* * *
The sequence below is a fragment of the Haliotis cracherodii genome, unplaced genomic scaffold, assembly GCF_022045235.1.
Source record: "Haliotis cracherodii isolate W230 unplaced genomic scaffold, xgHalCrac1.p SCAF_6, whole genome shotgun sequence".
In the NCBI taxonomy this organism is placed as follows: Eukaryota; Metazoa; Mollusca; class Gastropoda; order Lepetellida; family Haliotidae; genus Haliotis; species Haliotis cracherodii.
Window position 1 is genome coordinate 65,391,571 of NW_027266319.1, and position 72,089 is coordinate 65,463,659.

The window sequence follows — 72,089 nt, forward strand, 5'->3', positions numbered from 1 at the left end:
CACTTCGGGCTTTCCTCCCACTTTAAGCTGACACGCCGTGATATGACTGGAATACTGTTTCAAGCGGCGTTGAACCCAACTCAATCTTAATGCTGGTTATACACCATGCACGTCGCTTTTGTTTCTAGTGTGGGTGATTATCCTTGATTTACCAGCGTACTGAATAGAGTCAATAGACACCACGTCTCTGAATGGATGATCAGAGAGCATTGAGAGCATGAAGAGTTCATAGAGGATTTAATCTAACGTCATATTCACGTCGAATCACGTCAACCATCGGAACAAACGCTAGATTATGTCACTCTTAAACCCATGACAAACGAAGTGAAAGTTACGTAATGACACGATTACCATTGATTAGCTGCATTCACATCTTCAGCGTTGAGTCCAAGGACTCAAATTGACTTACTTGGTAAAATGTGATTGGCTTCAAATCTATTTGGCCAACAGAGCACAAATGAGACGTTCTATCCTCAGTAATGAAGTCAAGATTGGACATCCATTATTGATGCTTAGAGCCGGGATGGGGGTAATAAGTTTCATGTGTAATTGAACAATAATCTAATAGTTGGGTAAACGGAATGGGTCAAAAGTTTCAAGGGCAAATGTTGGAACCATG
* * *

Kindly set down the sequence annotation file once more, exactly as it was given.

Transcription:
The sequence below is a fragment of the Haliotis cracherodii genome, unplaced genomic scaffold, assembly GCF_022045235.1.
Source record: "Haliotis cracherodii isolate W230 unplaced genomic scaffold, xgHalCrac1.p SCAF_6, whole genome shotgun sequence".
In the NCBI taxonomy this organism is placed as follows: Eukaryota; Metazoa; Mollusca; class Gastropoda; order Lepetellida; family Haliotidae; genus Haliotis; species Haliotis cracherodii.
Window position 1 is genome coordinate 65,391,571 of NW_027266319.1, and position 72,089 is coordinate 65,463,659.

The window sequence follows — 72,089 nt, forward strand, 5'->3', positions numbered from 1 at the left end:
CACTTCGGGCTTTCCTCCCACTTTAAGCTGACACGCCGTGATATGACTGGAATACTGTTTCAAGCGGCGTTGAACCCAACTCAATCTTAATGCTGGTTATACACCATGCACGTCGCTTTTGTTTCTAGTGTGGGTGATTATCCTTGATTTACCAGCGTACTGAATAGAGTCAATAGACACCACGTCTCTGAATGGATGATCAGAGAGCATTGAGAGCATGAAGAGTTCATAGAGGATTTAATCTAACGTCATATTCACGTCGAATCACGTCAACCATCGGAACAAACGCTAGATTATGTCACTCTTAAACCCATGACAAACGAAGTGAAAGTTACGTAATGACACGATTACCATTGATTAGCTGCATTCACATCTTCAGCGTTGAGTCCAAGGACTCAAATTGACTTACTTGGTAAAATGTGATTGGCTTCAAATCTATTTGGCCAACAGAGCACAAATGAGACGTTCTATCCTCAGTAATGAAGTCAAGATTGGACATCCATTATTGATGCTTAGAGCCGGGATGGGGGTAATAAGTTTCATGTGTAATTGAACAATAATCTAATAGTTGGGTAAACGGAATGGGTCAAAAGTTTCAAGGGCAAATGTTGGAACCATG